Silent Violence: Food, Famine, and Peasantry in Northern Nigeria

Overview


Why do famines occur and how have their effects changed through time? Why are those who produce food so often the casualties of famines? Looking at the food crisis that struck the West African Sahel during the 1970s, Michael J. Watts examines the relationships between famine, climate, and political economy.

Through a longue durée history and a detailed village study Watts argues that famines are socially produced and that the market is as fickle and incalculable as the weather....

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Overview


Why do famines occur and how have their effects changed through time? Why are those who produce food so often the casualties of famines? Looking at the food crisis that struck the West African Sahel during the 1970s, Michael J. Watts examines the relationships between famine, climate, and political economy.

Through a longue durée history and a detailed village study Watts argues that famines are socially produced and that the market is as fickle and incalculable as the weather. Droughts are natural occurrences, matters of climatic change, but famines expose the inner workings of society, politics, and markets. His analysis moves from household and individual farming practices in the face of climatic variability to the incorporation of African peasants into the global circuits of capitalism in the colonial and postcolonial periods.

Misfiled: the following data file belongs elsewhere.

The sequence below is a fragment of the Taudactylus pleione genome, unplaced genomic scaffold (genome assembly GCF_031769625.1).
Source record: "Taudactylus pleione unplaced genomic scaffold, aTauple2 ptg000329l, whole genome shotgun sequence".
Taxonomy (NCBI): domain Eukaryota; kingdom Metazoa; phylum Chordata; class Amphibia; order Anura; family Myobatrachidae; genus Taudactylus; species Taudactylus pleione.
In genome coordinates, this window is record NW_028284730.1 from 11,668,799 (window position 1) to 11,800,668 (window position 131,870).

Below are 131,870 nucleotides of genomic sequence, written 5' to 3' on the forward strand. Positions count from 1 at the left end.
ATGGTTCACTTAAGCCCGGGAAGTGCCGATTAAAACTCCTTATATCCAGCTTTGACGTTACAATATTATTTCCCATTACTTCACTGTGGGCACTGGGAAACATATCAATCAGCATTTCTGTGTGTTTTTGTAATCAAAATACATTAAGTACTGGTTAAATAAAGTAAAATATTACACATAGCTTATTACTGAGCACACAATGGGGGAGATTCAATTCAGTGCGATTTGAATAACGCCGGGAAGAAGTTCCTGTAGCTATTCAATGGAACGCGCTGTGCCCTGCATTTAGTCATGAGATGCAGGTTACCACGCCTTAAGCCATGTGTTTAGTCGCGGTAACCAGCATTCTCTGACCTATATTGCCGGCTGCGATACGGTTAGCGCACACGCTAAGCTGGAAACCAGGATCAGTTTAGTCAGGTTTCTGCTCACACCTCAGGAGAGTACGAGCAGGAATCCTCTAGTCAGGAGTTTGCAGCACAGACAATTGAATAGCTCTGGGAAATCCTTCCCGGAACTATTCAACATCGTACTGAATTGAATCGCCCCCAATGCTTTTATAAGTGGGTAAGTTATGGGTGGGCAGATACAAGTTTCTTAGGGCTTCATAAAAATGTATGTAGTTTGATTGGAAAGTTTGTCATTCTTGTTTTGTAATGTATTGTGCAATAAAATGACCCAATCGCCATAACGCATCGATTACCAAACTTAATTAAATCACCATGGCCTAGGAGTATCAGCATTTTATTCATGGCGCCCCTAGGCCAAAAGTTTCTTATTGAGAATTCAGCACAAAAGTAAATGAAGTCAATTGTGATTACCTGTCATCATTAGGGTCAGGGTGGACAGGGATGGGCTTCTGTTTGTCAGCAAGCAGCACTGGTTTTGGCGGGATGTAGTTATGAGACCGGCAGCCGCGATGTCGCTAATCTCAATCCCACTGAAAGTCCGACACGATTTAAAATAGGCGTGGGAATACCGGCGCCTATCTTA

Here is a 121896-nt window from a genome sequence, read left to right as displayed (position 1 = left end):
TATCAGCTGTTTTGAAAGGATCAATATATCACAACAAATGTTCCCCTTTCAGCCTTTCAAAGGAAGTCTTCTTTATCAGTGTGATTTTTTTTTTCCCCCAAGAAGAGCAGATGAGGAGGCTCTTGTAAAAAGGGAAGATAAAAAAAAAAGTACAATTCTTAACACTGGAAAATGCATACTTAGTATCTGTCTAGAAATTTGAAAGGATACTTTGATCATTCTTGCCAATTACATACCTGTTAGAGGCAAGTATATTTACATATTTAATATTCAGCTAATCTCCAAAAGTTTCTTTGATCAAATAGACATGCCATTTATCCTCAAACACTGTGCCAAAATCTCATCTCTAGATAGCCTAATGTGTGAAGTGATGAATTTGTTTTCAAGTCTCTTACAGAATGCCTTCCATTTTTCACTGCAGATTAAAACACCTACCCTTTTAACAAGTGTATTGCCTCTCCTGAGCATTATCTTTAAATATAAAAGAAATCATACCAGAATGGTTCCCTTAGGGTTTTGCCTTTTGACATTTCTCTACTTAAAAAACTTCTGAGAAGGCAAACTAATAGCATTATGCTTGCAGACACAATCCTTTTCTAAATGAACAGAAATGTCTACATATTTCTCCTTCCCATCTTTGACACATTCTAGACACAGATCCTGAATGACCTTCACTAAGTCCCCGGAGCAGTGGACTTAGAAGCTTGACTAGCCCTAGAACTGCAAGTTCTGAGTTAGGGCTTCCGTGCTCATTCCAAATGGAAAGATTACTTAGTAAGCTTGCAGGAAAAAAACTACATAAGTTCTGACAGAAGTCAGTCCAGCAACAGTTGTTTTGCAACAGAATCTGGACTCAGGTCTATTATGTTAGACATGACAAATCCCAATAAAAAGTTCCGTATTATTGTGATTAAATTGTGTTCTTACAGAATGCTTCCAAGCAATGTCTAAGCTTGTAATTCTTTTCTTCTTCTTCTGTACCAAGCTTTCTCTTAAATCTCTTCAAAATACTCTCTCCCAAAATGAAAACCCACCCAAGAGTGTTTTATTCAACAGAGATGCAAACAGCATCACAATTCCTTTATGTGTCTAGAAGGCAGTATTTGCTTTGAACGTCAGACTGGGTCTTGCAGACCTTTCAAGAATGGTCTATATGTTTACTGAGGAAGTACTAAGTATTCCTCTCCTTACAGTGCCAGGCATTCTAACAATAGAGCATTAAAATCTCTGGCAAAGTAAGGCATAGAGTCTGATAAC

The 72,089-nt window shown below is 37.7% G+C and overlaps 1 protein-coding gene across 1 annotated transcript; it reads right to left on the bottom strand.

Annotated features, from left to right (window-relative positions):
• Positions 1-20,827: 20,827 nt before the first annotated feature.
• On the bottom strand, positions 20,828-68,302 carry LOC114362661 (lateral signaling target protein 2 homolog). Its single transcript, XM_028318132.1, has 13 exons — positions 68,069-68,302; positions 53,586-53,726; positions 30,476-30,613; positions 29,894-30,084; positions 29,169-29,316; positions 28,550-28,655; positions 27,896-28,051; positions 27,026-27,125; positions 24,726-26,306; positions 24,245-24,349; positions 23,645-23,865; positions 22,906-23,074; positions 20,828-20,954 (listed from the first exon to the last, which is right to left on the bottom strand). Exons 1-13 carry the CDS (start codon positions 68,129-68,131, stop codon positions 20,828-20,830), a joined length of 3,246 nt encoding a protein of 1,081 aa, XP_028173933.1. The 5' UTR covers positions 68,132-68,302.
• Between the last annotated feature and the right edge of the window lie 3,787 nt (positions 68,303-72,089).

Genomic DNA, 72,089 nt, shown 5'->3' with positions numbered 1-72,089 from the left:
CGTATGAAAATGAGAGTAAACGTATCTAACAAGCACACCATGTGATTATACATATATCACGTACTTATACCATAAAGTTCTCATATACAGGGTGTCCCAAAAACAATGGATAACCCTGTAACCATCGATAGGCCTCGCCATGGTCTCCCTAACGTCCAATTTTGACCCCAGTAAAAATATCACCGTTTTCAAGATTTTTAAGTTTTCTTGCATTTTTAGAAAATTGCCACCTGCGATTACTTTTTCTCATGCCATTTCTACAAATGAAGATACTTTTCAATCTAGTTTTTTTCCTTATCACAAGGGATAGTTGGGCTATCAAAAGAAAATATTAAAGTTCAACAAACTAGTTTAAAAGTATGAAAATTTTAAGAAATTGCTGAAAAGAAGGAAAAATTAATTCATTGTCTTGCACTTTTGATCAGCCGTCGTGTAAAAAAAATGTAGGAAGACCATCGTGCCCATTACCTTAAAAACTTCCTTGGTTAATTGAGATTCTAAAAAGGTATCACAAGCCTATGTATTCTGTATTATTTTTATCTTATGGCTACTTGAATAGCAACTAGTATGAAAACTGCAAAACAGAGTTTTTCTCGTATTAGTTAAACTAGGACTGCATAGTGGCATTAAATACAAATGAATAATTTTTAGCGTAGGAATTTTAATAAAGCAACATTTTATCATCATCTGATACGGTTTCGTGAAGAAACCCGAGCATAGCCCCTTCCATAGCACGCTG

Silent Violence powerfully combines a case study of food crises in Africa with an analysis of the way capitalism developed in northern Nigeria and how peasants struggle to maintain rural livelihoods. As the West African Sahel confronts another food crisis and continuing food insecurity for millions of peasants, Silent Violence speaks in a compelling way to contemporary agrarian dynamics, food provisioning systems, and the plight of the African poor.

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Editorial Reviews

From the Publisher

“This book is simply a classic. If you want to understand the intellectual guts of political ecology, or the conceptual pulse of food crises, this is the place to go.”—Neil Smith, City University of New York

Silent Violence is truly the seminal work of political ecology— synthesizing political economy and environmental history—to which my own writing owes an enormous debt. A conceptual masterpiece, it also remains—tragically—an all-too-accurate account of Nigeria’s torments.”—Mike Davis, author of Late Victorian Holocausts: El Niño Famines and the Making of the Third World

“A big book in every sense—historically grounded, geographically sensitive and extraordinarily humane. . . . In many ways it remains a model of intelligent and discerning scholarship: meticulously researched, painstakingly referenced, and beautifully written.”—Progress in Human Geography

“[An] important book.”—Amartya Sen, New York Times

“Looking at the food crisis that struck the West African Sahel in the 1970s, Michael J. Watts examines the relationships between famine, climate, and political economy. . . . As the West African Sahel confronts another food crisis and continuing food insecurity for millions of peasants, Silent Violence speaks in a compelling way to the contemporary agrarian dynamics, food provisioning systems, and the plight of the African poor.”—Bob Edmonds, McCormick Messenger